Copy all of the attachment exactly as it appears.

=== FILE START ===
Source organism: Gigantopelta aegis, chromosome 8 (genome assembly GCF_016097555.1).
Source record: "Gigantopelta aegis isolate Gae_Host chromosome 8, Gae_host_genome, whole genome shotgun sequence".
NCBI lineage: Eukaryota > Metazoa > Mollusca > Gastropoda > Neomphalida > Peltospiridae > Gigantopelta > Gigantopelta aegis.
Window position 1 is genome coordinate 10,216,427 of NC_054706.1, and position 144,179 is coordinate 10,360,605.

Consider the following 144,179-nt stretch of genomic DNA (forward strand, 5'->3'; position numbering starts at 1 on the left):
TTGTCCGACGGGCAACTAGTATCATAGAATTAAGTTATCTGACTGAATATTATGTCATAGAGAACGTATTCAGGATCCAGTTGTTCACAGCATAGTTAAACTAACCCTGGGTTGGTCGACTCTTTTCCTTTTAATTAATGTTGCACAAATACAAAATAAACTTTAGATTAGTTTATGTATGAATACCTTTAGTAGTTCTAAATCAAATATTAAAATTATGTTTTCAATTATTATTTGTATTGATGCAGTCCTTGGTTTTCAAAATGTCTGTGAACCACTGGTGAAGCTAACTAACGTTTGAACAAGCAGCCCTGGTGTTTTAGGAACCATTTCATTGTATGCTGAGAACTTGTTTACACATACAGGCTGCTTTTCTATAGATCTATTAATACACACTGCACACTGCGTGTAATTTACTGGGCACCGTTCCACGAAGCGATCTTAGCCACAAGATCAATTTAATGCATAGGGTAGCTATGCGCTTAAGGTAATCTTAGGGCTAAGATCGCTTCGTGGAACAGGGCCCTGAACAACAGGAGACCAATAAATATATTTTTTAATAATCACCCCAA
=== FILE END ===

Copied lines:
Source organism: Gigantopelta aegis, chromosome 8 (genome assembly GCF_016097555.1).
Source record: "Gigantopelta aegis isolate Gae_Host chromosome 8, Gae_host_genome, whole genome shotgun sequence".
NCBI lineage: Eukaryota > Metazoa > Mollusca > Gastropoda > Neomphalida > Peltospiridae > Gigantopelta > Gigantopelta aegis.
Window position 1 is genome coordinate 10,216,427 of NC_054706.1, and position 144,179 is coordinate 10,360,605.

Consider the following 144,179-nt stretch of genomic DNA (forward strand, 5'->3'; position numbering starts at 1 on the left):
TTGTCCGACGGGCAACTAGTATCATAGAATTAAGTTATCTGACTGAATATTATGTCATAGAGAACGTATTCAGGATCCAGTTGTTCACAGCATAGTTAAACTAACCCTGGGTTGGTCGACTCTTTTCCTTTTAATTAATGTTGCACAAATACAAAATAAACTTTAGATTAGTTTATGTATGAATACCTTTAGTAGTTCTAAATCAAATATTAAAATTATGTTTTCAATTATTATTTGTATTGATGCAGTCCTTGGTTTTCAAAATGTCTGTGAACCACTGGTGAAGCTAACTAACGTTTGAACAAGCAGCCCTGGTGTTTTAGGAACCATTTCATTGTATGCTGAGAACTTGTTTACACATACAGGCTGCTTTTCTATAGATCTATTAATACACACTGCACACTGCGTGTAATTTACTGGGCACCGTTCCACGAAGCGATCTTAGCCACAAGATCAATTTAATGCATAGGGTAGCTATGCGCTTAAGGTAATCTTAGGGCTAAGATCGCTTCGTGGAACAGGGCCCTGAACAACAGGAGACCAATAAATATATTTTTTAATAATCACCCCAA